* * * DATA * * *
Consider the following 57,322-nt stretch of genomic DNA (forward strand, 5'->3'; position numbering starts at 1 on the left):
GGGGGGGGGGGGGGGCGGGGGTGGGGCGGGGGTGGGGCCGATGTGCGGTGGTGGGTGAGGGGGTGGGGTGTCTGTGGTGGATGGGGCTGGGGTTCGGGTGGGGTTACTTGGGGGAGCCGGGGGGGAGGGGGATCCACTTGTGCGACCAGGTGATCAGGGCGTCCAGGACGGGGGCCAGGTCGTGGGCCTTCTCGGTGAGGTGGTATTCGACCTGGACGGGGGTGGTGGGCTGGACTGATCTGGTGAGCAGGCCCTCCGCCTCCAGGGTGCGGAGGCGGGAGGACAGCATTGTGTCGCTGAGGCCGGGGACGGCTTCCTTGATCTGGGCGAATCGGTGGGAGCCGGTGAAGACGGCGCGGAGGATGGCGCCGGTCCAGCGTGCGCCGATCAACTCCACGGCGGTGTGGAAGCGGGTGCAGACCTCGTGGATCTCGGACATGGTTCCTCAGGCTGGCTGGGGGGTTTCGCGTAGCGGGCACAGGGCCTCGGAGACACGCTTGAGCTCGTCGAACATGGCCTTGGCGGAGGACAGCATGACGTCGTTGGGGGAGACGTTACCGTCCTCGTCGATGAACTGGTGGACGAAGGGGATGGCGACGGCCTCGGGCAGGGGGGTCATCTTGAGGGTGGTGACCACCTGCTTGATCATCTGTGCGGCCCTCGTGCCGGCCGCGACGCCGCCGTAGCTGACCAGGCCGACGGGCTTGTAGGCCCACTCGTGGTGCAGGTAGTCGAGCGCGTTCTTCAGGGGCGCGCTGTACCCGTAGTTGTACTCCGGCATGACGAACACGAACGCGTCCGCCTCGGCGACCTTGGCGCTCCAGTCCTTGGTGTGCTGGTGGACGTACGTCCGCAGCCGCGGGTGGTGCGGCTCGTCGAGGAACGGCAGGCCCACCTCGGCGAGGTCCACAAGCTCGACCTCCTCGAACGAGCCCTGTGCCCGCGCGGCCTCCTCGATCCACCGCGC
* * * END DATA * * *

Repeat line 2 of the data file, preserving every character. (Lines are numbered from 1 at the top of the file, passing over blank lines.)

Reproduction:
GGGGGGGGGGGGGGGCGGGGGTGGGGCGGGGGTGGGGCCGATGTGCGGTGGTGGGTGAGGGGGTGGGGTGTCTGTGGTGGATGGGGCTGGGGTTCGGGTGGGGTTACTTGGGGGAGCCGGGGGGGAGGGGGATCCACTTGTGCGACCAGGTGATCAGGGCGTCCAGGACGGGGGCCAGGTCGTGGGCCTTCTCGGTGAGGTGGTATTCGACCTGGACGGGGGTGGTGGGCTGGACTGATCTGGTGAGCAGGCCCTCCGCCTCCAGGGTGCGGAGGCGGGAGGACAGCATTGTGTCGCTGAGGCCGGGGACGGCTTCCTTGATCTGGGCGAATCGGTGGGAGCCGGTGAAGACGGCGCGGAGGATGGCGCCGGTCCAGCGTGCGCCGATCAACTCCACGGCGGTGTGGAAGCGGGTGCAGACCTCGTGGATCTCGGACATGGTTCCTCAGGCTGGCTGGGGGGTTTCGCGTAGCGGGCACAGGGCCTCGGAGACACGCTTGAGCTCGTCGAACATGGCCTTGGCGGAGGACAGCATGACGTCGTTGGGGGAGACGTTACCGTCCTCGTCGATGAACTGGTGGACGAAGGGGATGGCGACGGCCTCGGGCAGGGGGGTCATCTTGAGGGTGGTGACCACCTGCTTGATCATCTGTGCGGCCCTCGTGCCGGCCGCGACGCCGCCGTAGCTGACCAGGCCGACGGGCTTGTAGGCCCACTCGTGGTGCAGGTAGTCGAGCGCGTTCTTCAGGGGCGCGCTGTACCCGTAGTTGTACTCCGGCATGACGAACACGAACGCGTCCGCCTCGGCGACCTTGGCGCTCCAGTCCTTGGTGTGCTGGTGGACGTACGTCCGCAGCCGCGGGTGGTGCGGCTCGTCGAGGAACGGCAGGCCCACCTCGGCGAGGTCCACAAGCTCGACCTCCTCGAACGAGCCCTGTGCCCGCGCGGCCTCCTCGATCCACCGCGC